When world leaders gather for the United Nations General Assembly meetings in New York every fall – known to insiders simply as “UNGA” or “UN Week,” private sector executives, non-profit leaders and foreign governments alike converge on the city to vie for a spot in the conferences, media frenzy, parties and meetings that go on in the sidelines of the debate. Though public relations professionals can’t mitigate the Manhattan traffic jams that put parts of the island into periods of gridlock, industry professionals can help their clients seize the moment for issues that matter most. Few understand the mechanics of this high-level convergence of private, public and sovereign leaders, and with U.S. President Donald Trump making his UNGA debut today, analysts are more on their toes this year than ever.
The seventy-second session of the UN General Assembly (UNGA) confronts a crowded agenda. It will be dominated by questions on traditional hard power issues including the U.S.’s role in the world under a Trump administration, the North Korean nuclear issue and the fate of the Iran deal. Climate change will also top the agenda in the aftermath of monsoons in India, Nepal and Bangladesh that killed more than 1,200 people this summer, as Hurricane Jose makes its way up the U.S. east coast and Hurricane Maria crashes the Caribbean, and amid uncertainty over the U.S.’s commitment to the Paris climate accord. As the world increasingly looks toward the private sector for answers to some of the world’s most vexing problems, UNGA gives business leaders the opportunity to insert their perspectives into these debates and to restate their commitments to global initiatives, including the UN’s ambitious 2030 Sustainable Development Agenda. It also gives non-profit leaders the chance to highlight their agendas and liaise with donors and partners. And it gives foreign leaders a podium to address the issues most pressing to their citizens on the global stage, speak to a diverse range of audiences and engage with new partners and stakeholders.
With so much going on, what does it take to get your seat at the table?
Speaking Your Mind
Every year, a host of events are held on the sidelines of UNGA. In territory previously held by the Clinton Global Initiative (CGI), multiple conferences have proliferated. For 2017, the Concordia Summit, the Social Good Summit, the Global Citizen Festival, Climate Week and this year’s first-ever Bloomberg Global Business Forum are just some of the places where leaders from across sectors will convene to engage on pressing international issues. Speaking slots at these conferences are ripe opportunities to take advantage of the groundswell of activity and exposure. Public relations professionals can help clients identify marquee venues and secure the right commitments to address target audiences. Especially as platforms fracture to more issue-based and sponsor-specific events this year in lieu of CGI, public relations professionals can work with clients to navigate this new landscape – or help host salon dinners and targeted meetings to connect more directly.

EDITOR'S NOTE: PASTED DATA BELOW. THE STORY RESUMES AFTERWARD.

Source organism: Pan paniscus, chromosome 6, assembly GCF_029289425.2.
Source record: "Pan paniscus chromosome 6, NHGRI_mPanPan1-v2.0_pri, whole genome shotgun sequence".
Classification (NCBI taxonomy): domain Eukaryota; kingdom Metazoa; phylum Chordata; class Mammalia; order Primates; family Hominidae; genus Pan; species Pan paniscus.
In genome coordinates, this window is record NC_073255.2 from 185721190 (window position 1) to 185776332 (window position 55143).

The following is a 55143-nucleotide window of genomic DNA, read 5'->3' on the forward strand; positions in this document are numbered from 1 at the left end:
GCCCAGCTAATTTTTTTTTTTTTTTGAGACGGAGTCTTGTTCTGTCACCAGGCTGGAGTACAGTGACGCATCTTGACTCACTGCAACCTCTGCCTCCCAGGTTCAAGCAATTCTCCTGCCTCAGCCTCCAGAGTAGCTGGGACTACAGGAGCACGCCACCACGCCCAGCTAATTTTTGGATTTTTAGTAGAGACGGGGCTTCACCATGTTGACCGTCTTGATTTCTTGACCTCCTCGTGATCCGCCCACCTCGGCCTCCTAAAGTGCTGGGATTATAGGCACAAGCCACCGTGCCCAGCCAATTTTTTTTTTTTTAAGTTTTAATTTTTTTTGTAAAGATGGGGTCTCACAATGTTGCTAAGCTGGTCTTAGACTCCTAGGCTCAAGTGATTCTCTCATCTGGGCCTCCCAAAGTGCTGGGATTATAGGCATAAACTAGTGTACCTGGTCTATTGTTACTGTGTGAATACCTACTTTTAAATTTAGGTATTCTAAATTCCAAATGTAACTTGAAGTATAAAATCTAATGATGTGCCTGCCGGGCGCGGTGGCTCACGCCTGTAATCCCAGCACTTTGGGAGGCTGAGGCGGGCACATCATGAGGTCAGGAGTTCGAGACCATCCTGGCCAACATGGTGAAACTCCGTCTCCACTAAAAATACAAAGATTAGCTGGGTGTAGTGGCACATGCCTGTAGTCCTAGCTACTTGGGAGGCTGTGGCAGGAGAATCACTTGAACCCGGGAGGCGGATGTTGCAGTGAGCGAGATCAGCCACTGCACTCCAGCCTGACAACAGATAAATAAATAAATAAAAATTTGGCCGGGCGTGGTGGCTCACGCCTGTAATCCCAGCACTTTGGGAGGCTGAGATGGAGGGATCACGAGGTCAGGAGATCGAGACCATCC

Knowing the Landscape
If you are a group focused on nuclear issues for instance, you not only need to know the right venues for your voice to be heard but must also understand the larger ecosystem around the UN—its partner foundations, think tanks and other conveners of thought leadership platforms around your issue. And you must recognize not only those influencing the conversation surrounding nuclear issues but also be able to anticipate the trajectory of where that policy conversation may head during the meetings. Public relations professionals have the tools to map and target these trends.
This year, Burson-Marsteller worked to produce dozens of briefing memos for leaders of a prominent international organization, including an in-depth analysis of a critical geopolitical issue at play. With foresight on where the policy conversation around this issue could head, the Burson-Marsteller team was also able to identify the most important players in shaping this dialogue and target outreach to them.
For another key client, Burson-Marsteller outlined a plan for a high-visibility media event as well as a specialized social media outreach program targeted to key geographies and outlets to ensure that messages reached the right audiences.
Dispatching Your Message
The press corps covering the UN General Assembly is a unique cast of players, including New York reporters, Washington-based journalists, international press and UN correspondents. Public relations professionals have eyes on this constantly evolving media space and can tap into their networks to secure high-level interviews, broadcast hits and op-ed real estate in the right outlets.
Going Around the Globe
It’s not all happening in New York. Audiences worldwide give special watch to events surrounding the UN General Assembly. Burson-Marsteller has engaged its global network to make sure that onlookers across the world are tuned in to your message—from hosting events, engaging media, developing social media programs or building coalitions.
Finding Your Seat
As thousands meet in Manhattan to examine some of the world’s shared challenges and opportunities at the UN General Assembly, public relations professionals are well-placed to help clients develop a strategic plan for engagement, provide foresight on major players and policy trajectories, navigate on the ground and sustain momentum around key issues. Make sure you find your seat at the table, and as UN Week comes to a close, know that some of us are already gearing up to support clients similarly for the World Economic Forum in Davos, Switzerland this January 24 to 27, 2018.
This post was contributed by Mike Fernandez, U.S. CEO, Burson-Marsteller.